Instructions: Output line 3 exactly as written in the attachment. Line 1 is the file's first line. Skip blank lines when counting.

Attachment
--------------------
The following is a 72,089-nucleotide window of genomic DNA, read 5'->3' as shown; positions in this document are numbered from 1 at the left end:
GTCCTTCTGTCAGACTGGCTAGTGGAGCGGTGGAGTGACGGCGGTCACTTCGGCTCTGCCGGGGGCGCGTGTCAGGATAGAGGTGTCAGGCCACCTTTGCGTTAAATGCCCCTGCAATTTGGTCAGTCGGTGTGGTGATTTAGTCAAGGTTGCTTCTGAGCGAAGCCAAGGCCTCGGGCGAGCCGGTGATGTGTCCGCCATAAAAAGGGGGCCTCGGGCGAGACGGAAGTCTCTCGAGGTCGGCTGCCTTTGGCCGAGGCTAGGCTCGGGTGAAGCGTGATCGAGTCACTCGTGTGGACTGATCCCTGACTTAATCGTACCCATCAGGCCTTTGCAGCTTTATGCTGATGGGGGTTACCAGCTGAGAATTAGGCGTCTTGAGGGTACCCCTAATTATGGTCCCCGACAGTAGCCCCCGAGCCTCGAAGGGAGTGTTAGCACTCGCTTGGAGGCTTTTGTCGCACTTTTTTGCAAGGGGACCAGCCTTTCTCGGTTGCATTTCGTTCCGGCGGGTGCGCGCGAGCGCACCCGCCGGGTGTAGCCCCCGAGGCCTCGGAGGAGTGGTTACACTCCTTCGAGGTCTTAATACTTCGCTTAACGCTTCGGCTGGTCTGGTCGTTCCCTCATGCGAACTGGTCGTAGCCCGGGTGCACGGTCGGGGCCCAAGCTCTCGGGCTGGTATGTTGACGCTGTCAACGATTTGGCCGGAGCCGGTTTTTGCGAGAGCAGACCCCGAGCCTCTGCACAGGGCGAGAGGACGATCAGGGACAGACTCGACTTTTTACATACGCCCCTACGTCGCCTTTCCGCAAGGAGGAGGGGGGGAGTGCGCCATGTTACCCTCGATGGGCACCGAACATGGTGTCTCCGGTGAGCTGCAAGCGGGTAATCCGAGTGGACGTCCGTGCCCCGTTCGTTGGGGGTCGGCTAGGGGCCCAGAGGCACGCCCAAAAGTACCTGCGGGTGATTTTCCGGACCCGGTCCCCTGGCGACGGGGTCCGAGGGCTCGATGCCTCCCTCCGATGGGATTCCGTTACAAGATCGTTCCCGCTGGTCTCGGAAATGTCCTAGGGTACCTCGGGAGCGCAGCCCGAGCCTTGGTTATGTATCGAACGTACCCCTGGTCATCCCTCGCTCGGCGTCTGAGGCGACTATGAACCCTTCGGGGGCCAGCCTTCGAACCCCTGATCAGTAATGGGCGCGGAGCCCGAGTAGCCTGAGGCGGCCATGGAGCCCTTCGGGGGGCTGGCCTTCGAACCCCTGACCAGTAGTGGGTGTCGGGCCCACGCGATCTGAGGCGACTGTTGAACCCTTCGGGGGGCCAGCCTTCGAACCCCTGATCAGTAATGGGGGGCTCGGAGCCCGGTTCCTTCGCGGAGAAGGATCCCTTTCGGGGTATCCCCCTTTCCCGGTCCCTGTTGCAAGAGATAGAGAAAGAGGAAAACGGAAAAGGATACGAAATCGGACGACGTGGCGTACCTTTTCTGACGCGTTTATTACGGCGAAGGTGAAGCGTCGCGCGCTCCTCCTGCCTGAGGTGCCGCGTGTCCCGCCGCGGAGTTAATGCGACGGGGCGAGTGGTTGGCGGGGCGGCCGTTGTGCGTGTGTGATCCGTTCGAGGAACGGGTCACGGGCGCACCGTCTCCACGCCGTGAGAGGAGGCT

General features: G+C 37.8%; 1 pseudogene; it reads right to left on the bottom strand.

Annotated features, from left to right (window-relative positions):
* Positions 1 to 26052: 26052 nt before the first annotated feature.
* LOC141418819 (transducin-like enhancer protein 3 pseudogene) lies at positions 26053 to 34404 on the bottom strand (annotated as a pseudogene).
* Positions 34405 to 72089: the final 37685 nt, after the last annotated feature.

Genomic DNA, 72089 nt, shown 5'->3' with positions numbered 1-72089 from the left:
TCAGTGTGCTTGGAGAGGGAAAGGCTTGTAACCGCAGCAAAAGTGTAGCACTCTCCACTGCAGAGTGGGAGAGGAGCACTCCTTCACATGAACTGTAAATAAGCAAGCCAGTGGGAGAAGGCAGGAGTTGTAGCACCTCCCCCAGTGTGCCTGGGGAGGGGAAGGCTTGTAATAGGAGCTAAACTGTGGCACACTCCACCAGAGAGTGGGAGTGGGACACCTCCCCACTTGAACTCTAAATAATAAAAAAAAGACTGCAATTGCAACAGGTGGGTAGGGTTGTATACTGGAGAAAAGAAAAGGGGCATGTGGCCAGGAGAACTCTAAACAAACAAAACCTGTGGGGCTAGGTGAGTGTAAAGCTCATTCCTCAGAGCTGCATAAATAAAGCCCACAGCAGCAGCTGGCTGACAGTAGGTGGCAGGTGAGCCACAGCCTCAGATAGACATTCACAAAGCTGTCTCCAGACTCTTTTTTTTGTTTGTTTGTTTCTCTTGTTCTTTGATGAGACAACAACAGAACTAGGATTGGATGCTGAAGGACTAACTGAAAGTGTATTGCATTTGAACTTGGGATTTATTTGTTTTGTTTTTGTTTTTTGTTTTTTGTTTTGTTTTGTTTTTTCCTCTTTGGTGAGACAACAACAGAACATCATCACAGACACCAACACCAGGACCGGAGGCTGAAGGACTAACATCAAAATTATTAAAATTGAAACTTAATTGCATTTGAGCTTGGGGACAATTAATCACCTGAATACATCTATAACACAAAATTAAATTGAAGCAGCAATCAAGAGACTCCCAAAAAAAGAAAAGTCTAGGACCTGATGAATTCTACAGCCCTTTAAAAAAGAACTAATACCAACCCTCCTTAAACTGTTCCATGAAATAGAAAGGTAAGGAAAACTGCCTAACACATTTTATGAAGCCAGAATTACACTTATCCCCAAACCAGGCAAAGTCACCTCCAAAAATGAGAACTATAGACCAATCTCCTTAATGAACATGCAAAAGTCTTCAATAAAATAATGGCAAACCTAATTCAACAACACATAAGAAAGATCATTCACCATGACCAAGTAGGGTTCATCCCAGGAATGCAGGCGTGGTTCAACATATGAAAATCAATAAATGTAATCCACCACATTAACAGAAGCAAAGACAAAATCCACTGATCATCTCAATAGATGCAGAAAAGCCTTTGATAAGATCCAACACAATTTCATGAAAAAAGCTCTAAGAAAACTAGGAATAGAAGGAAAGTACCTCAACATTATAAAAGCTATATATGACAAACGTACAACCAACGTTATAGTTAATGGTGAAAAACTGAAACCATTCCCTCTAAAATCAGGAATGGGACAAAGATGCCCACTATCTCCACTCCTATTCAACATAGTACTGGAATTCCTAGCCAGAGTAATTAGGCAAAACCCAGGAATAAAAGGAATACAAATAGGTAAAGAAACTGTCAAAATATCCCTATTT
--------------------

General features: G+C 37.8%; 1 pseudogene; it reads right to left on the bottom strand.